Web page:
Hamas may need a new sponsor

Remember a couple of weeks ago, when Saudi King Salman took a somewhat surprising meeting with Hamas’s political leadership? Well, it seems that Hamas might have had good reason for meeting with the chief regional rival to their ostensible Iranian patrons:

Iranian aid to the Palestinian terrorist group Hamas has drastically decreased, a senior Hamas official said Monday.

Speaking to Al Jazeera, Moussa Abu Marzouk said that Iran’s aid “greatly helped the resistance in Palestine; without this assistance it will be hard for us to cope.”

“The relations between Hamas and Iran are not advancing in a direction in which the organization (Hamas) is interested and aren’t improving to the degree the organization wants in order to help the Palestinian issue,” Abu Marzouk said.

Hamas and Iran have been on shaky ground with one another since Hamas elected to back the Syrian rebels against Tehran’s best Arab pal, Bashar al-Assad, and Hamas tried to leverage Egyptian support after the Muslim Brotherhood took over there in 2011, though of course that gravy train didn’t last. If Iran really has cut Hamas off, that could reflect their feeling that Hamas just isn’t a reliable client anymore. It’s even possible, though I wouldn’t bet on it, that Tehran sees its support for Hamas as too big a liability in this post-nuclear deal, and increasingly post-Assad, world.

But the more interesting question is, if the Saudis are about to become Hamas’s new sponsor, is that going to change Hamas? The Saudis have been among those warning everybody who would listen about Iran’s dangerous ties to terrorist groups, group like, ah, Hamas, so it would be pretty beyond the pale, even for a country like Saudi Arabia that doesn’t really have to worry about how it looks to the rest of the world, to simply replace Iran in that role. Plus the US and Israel have a bit of a problem with Hamas, you know, and the Saudis have important relations with both of those countries, even if we’re not really supposed to talk about the ties it has with Israel.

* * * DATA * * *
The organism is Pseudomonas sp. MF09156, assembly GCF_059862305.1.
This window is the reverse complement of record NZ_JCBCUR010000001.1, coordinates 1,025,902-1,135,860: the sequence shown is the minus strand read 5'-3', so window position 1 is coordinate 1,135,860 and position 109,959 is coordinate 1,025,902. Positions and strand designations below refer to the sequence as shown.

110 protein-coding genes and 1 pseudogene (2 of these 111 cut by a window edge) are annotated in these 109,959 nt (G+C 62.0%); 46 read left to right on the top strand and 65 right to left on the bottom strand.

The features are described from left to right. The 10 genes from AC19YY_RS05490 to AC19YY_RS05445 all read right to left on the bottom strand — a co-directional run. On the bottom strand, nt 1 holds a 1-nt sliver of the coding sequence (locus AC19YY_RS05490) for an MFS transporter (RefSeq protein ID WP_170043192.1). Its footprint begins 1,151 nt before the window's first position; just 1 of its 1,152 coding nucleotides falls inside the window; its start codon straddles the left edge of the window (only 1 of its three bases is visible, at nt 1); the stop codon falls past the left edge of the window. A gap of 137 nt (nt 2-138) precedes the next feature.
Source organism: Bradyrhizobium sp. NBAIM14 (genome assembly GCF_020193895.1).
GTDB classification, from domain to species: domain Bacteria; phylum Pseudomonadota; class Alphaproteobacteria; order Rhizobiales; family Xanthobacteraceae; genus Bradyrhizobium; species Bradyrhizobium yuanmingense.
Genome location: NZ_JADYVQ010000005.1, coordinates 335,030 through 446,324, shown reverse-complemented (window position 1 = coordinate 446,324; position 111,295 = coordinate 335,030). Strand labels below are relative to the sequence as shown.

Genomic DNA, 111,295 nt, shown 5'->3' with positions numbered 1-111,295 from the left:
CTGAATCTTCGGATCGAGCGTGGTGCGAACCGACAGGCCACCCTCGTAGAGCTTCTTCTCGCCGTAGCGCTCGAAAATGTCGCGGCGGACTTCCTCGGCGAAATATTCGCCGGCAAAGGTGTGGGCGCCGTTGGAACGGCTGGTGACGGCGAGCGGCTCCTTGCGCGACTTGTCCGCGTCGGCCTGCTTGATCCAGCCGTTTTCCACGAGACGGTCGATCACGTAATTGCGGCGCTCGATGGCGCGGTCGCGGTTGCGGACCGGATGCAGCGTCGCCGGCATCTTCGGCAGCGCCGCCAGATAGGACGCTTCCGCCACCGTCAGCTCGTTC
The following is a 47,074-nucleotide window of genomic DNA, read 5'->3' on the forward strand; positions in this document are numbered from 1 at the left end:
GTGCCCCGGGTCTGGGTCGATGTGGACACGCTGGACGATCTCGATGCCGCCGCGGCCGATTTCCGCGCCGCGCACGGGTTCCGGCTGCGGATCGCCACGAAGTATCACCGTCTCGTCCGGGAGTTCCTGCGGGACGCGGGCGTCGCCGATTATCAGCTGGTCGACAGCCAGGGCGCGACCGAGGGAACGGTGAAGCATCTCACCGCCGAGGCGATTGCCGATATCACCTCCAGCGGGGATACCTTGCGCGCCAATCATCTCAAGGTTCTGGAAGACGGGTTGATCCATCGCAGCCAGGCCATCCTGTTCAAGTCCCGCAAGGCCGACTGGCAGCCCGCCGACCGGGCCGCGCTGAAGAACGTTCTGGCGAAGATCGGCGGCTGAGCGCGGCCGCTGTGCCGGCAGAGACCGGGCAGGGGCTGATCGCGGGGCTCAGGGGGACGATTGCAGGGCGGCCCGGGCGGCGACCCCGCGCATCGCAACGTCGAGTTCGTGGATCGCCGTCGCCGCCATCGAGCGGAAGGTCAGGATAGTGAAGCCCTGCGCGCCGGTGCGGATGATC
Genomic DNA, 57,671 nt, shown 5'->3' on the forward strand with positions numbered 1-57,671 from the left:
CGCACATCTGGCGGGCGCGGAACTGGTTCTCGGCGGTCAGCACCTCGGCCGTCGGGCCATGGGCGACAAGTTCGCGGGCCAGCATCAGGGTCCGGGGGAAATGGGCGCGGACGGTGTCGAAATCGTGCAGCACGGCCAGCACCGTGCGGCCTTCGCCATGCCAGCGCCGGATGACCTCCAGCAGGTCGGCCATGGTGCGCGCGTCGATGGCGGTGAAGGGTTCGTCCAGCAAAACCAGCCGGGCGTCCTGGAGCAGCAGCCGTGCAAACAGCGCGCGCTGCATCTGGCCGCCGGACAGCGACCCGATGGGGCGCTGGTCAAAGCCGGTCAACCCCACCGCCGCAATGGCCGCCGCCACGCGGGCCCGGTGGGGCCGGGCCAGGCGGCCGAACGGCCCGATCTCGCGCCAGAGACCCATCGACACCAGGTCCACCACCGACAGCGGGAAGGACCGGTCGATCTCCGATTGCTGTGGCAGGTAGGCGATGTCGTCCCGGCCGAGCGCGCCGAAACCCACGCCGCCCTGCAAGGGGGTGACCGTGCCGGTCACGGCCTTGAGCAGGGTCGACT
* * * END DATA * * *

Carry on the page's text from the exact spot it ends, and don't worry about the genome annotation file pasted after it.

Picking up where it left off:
So what if the Saudis insist that Hamas drop its militant activities (and note that Salman seems to have met with the group’s political leadership only, not the leadership of its armed Izz al-Din al-Qassam Brigade), at least with respect to Israel? Some of the coverage of this new Saudi-Hamas relationship suggests that Riyadh might push Hamas to reconcile with the Palestinian Authority, which would presumably mean that Hamas would have to being the Izz al-Din al-Qassam Brigade under control, or else jettison it altogether and become a purely political party. One big X factor at play here is obviously ISIS, which has made its intentions with respect to Hamas and Gaza pretty clear in recent weeks and whose potential entry into Gaza could have Hamas and Israel working together pretty soon no matter what else happens in the region.

This is all purely speculation, which usually gives me a headache, so I’m going to stop doing it. But this is definitely a story to watch for its potential impact in Israel-Palestine.

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Author: DWD

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2 thoughts

  1. Nice article. Iran ceasing its support for Hamas is a very good thing. I just hope that Hamas at least beats ISIS in Gaza. It would be a disaster if they get strong in more places of the world.

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